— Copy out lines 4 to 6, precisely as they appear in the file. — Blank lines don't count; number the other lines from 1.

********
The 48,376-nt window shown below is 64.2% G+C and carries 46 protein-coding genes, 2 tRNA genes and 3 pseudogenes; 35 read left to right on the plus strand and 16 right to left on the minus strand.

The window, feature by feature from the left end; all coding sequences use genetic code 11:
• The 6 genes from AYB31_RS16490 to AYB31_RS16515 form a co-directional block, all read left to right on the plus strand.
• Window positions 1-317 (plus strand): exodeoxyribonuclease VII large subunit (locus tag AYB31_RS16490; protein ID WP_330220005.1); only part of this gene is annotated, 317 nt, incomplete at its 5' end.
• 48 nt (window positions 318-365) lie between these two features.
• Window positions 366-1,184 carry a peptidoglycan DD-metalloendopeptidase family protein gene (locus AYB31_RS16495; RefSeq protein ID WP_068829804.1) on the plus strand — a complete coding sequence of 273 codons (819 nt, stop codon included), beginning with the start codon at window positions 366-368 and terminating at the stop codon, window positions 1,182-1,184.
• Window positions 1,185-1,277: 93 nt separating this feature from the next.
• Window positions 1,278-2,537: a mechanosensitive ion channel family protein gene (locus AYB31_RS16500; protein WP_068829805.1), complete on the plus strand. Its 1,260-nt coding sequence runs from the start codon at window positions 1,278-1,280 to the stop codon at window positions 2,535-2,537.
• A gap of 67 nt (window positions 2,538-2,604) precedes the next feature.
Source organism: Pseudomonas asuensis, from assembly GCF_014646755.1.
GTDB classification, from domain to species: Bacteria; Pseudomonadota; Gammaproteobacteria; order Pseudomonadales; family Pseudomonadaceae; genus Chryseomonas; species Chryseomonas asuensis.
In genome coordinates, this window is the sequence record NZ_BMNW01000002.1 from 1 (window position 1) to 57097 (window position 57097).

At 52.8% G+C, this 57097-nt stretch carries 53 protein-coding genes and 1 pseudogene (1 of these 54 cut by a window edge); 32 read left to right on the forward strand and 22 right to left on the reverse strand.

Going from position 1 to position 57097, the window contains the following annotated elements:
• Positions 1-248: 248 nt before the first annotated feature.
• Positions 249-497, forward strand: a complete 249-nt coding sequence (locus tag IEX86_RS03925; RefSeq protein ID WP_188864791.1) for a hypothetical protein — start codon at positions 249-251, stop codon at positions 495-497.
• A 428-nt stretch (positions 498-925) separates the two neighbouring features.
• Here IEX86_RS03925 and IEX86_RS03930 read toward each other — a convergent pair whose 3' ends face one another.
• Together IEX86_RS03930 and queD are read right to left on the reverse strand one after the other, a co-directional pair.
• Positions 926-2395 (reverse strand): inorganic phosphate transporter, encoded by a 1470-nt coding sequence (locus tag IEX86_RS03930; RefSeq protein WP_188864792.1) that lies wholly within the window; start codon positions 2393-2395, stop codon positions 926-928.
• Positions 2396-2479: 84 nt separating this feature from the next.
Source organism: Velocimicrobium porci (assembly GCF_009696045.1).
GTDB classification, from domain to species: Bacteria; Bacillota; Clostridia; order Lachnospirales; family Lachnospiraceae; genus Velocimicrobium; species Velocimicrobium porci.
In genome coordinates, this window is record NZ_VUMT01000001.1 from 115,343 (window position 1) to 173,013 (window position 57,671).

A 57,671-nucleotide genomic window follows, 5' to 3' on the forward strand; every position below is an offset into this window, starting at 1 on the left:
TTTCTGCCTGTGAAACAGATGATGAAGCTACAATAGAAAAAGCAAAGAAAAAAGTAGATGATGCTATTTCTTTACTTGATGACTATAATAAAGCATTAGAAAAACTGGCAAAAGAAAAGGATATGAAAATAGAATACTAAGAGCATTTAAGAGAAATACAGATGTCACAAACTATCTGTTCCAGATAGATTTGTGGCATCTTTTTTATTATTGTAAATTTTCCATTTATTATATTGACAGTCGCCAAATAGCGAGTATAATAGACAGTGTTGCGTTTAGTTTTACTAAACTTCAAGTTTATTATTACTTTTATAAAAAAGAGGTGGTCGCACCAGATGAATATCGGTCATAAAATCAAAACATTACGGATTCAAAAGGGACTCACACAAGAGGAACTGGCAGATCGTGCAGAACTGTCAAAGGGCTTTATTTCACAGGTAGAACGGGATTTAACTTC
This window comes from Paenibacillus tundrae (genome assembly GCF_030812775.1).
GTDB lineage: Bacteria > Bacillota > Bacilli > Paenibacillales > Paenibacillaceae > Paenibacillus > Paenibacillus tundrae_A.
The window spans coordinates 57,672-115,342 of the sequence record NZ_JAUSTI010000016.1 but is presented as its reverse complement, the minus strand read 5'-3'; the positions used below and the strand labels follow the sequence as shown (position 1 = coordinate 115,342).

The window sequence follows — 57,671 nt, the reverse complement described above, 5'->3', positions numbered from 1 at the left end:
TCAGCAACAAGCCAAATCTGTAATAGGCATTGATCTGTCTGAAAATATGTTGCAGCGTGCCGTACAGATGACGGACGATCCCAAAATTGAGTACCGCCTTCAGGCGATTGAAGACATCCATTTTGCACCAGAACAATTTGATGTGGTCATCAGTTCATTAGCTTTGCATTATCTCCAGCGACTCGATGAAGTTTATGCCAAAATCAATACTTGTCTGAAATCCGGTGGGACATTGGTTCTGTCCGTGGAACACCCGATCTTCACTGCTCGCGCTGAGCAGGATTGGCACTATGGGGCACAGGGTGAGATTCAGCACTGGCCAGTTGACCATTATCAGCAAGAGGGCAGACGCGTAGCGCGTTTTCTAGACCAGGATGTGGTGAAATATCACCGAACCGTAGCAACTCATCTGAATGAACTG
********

• Window positions 1-317 (plus strand): exodeoxyribonuclease VII large subunit (locus tag AYB31_RS16490; protein ID WP_330220005.1); only part of this gene is annotated, 317 nt, incomplete at its 5' end.
• 48 nt (window positions 318-365) lie between these two features.
• Window positions 366-1,184 carry a peptidoglycan DD-metalloendopeptidase family protein gene (locus AYB31_RS16495; RefSeq protein ID WP_068829804.1) on the plus strand — a complete coding sequence of 273 codons (819 nt, stop codon included), beginning with the start codon at window positions 366-368 and terminating at the stop codon, window positions 1,182-1,184.